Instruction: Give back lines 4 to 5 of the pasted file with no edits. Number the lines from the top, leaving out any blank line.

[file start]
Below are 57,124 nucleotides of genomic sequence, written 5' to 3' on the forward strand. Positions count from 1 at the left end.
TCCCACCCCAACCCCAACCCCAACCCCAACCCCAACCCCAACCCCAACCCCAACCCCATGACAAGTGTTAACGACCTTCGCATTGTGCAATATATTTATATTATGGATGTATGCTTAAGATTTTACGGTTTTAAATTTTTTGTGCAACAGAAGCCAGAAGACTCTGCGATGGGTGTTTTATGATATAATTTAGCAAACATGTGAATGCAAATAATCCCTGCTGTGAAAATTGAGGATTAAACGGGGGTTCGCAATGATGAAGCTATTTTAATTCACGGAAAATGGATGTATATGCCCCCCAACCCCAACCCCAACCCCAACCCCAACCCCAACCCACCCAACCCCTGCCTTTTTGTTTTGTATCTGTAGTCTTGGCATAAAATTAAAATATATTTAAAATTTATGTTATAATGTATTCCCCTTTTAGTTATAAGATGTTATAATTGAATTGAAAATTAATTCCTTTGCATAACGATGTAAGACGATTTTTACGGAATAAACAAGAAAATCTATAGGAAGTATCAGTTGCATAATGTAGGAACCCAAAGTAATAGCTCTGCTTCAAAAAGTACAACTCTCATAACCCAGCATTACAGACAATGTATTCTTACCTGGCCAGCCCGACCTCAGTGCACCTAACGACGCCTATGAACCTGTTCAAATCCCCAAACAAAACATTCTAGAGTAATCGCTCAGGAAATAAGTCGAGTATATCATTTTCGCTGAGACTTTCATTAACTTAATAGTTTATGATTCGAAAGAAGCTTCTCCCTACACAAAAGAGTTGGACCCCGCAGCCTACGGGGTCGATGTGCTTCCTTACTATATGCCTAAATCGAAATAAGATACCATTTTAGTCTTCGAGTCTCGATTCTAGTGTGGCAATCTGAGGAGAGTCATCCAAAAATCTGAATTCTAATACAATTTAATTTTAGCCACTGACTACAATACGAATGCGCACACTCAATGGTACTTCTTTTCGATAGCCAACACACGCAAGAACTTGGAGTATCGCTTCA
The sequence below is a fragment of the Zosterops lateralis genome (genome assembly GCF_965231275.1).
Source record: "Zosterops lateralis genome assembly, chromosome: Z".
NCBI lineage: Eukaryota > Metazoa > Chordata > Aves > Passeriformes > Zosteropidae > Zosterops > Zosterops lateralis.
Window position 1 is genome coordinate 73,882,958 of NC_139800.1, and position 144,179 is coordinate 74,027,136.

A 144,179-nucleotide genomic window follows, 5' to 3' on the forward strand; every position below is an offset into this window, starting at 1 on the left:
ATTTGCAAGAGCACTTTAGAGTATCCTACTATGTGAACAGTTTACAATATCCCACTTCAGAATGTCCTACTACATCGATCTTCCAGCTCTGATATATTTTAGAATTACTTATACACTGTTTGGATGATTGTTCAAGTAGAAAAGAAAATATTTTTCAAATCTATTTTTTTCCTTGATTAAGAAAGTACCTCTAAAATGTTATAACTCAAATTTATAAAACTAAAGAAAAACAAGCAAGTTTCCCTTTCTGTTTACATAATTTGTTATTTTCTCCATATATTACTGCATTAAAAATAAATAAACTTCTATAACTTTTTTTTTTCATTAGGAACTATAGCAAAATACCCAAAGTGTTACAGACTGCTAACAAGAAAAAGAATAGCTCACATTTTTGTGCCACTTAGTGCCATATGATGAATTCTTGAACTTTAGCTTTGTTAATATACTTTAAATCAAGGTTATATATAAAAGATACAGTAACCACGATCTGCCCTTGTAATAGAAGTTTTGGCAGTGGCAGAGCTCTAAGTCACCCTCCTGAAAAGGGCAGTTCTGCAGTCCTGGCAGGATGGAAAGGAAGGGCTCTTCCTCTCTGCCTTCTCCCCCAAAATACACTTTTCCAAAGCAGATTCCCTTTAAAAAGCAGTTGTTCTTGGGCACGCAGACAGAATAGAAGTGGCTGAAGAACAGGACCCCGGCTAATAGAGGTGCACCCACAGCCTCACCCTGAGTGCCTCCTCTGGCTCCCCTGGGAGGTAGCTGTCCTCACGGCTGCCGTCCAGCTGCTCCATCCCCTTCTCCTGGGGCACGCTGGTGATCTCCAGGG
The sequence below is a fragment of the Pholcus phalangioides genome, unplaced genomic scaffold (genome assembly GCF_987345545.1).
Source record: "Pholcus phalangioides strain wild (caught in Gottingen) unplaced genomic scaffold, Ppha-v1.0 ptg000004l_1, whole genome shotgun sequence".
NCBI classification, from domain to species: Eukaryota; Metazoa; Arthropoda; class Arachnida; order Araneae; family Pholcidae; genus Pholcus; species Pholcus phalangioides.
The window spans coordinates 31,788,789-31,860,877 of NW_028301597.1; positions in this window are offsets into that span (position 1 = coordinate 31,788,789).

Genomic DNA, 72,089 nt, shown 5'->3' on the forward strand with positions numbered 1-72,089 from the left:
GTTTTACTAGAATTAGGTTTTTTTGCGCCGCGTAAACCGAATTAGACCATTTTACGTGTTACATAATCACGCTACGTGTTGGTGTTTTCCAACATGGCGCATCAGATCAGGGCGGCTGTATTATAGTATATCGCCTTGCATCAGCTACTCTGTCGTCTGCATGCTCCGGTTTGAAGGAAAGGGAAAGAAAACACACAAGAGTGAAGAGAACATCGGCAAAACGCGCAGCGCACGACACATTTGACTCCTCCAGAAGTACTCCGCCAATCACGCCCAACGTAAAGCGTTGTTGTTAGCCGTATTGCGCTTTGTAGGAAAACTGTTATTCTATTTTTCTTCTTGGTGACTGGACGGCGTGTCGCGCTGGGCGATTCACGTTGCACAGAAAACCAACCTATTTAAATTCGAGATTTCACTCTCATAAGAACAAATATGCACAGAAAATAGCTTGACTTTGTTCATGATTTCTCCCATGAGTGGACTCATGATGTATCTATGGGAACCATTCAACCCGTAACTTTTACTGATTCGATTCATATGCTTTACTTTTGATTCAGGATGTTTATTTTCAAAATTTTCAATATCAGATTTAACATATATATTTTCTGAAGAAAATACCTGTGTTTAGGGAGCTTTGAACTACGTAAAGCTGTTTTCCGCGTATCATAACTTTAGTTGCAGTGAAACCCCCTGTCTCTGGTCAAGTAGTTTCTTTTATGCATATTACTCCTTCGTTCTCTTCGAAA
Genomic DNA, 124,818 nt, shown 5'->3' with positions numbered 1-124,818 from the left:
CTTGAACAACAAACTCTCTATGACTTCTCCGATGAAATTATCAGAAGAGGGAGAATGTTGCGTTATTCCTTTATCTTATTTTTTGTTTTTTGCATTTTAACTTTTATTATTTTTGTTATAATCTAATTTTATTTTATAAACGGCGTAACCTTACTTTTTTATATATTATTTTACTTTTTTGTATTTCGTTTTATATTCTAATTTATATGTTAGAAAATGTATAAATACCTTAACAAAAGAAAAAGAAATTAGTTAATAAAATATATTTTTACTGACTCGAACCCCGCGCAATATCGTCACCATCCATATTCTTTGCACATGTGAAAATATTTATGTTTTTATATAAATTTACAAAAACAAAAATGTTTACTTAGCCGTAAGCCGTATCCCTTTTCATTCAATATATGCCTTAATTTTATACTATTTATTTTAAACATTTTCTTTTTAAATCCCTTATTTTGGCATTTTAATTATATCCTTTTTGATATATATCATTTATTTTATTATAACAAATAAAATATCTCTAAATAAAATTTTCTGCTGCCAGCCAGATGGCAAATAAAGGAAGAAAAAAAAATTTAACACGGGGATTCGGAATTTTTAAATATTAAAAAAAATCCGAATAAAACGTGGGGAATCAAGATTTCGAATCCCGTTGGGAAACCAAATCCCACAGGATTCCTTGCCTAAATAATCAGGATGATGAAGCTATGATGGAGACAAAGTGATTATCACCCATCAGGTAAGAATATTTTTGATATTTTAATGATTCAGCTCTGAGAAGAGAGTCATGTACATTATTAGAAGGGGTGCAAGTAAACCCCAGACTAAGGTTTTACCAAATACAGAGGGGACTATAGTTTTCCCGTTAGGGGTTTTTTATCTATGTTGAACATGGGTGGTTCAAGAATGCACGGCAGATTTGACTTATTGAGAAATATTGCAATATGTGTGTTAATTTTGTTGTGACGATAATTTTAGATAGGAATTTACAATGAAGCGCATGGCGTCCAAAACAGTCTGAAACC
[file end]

Source record: "Zosterops lateralis genome assembly, chromosome: Z".
NCBI lineage: Eukaryota > Metazoa > Chordata > Aves > Passeriformes > Zosteropidae > Zosterops > Zosterops lateralis.